After zipping Rabid into my backpack along with my phone, I start toward the back entrance. The classroom windows glow yellow, muted by the closed blinds and that hazy light of post sunrise. The building looks just like it always does, even though everything is different inside, at least for me. Morpheus saw to that.

I skulk through the deserted breezeway and inhale the scent of yeast and sweet spices wafting from the cafeteria. The sounds of screeching zombies and annoying theme music drift out of my backpack. I made the mistake of showing Rabid how to play a game on my phone. Muscles tensing, I unzip my backpack, take the phone out, and mute it before handing it to him once more.

I duck into the dark gymnasium and use the flashlight on Dad’s key chain to find my way to the girls’ locker room, treading carefully so my boots won’t leave black streaks on our mascot—the giant blue and orange ram painted in the middle of the wooden floor.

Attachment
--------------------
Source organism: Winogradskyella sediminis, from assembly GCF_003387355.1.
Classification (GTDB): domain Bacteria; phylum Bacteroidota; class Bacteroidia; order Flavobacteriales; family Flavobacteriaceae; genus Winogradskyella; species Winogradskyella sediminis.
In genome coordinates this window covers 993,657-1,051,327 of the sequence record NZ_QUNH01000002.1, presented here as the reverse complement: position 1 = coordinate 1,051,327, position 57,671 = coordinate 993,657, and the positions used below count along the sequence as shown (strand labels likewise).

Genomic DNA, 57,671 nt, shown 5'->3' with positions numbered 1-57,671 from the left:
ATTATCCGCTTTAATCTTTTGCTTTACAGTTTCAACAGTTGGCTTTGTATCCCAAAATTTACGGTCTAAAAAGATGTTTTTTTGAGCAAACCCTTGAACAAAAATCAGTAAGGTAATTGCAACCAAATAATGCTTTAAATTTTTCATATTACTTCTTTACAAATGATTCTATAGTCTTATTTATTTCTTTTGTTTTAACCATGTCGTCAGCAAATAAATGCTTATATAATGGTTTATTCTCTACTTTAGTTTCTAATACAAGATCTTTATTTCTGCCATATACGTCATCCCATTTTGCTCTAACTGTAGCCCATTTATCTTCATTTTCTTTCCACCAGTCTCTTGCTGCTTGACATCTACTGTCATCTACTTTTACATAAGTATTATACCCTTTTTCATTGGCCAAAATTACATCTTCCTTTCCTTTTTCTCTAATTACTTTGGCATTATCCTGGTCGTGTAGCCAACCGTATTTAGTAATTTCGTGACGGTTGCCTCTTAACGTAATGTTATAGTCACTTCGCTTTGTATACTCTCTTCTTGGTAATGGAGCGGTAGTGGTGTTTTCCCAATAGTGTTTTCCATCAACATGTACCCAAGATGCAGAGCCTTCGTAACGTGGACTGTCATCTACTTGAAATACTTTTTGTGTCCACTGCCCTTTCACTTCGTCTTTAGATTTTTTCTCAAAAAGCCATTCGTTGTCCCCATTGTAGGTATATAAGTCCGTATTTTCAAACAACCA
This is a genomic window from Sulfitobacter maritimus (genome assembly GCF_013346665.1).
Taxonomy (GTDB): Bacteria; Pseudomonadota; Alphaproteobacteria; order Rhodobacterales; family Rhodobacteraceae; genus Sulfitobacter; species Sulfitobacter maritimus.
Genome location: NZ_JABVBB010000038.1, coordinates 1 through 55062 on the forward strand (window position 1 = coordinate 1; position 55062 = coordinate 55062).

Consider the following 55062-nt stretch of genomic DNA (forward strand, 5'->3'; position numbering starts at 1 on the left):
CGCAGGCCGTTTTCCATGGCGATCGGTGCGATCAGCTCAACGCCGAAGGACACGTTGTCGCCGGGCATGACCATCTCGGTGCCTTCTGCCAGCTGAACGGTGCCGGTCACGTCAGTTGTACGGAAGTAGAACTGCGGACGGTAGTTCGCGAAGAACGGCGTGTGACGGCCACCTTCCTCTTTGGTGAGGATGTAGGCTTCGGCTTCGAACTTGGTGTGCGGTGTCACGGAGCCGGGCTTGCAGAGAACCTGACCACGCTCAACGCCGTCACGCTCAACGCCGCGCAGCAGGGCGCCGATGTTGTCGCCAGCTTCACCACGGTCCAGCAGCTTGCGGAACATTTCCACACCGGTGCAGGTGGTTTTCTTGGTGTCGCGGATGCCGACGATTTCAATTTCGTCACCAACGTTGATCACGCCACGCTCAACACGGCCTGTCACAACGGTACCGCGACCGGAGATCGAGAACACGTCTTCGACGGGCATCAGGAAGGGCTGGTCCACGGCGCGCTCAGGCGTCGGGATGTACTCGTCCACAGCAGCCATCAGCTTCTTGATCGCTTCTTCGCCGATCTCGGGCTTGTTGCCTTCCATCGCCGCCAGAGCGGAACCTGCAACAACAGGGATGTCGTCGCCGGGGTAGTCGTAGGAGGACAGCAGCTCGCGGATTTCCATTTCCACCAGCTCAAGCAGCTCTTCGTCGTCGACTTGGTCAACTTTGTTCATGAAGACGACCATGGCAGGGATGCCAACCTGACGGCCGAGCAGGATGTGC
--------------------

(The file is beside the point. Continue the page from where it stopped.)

As I curve around the partition entrance to the locker room, the stench of old socks and musty tile stings my nose. With a flip of the light switch, a fluorescent glow buzzes to life overhead, and I face a panel of full-length mirrors.

I unzip my backpack. Rabid clambers out, his mouth stuffed with cookie. He punches buttons on my phone in a last-ditch attempt to kill the zombies in his game. Gently, I pry the cell from his skeletal grip and tuck it into the backpack.

“Are you ready?” I ask, though it’s a rhetorical question. On the way to school I gave him direct orders to go straight to the Red kingdom and stay by Grenadine’s side until I return to help her.

Rabid fishes in his coat. His thimble clatters to the cement floor. He picks it up and starts to dig again for his key.

“It’s okay. I got this.” I hold mine up on its chain and stare into the closest mirror, picturing the Thames sundial trail in London. An image of the sundial statue boy that hides the rabbit hole from human eyes blurs in the glass—projected by my memory.

I wait for the mirror to splinter. As soon as the cracks appear, my heartbeat kicks into overdrive. I’m right where I was a year ago, standing at the doorway to madness. Only this time, I know exactly what’s waiting on the other side.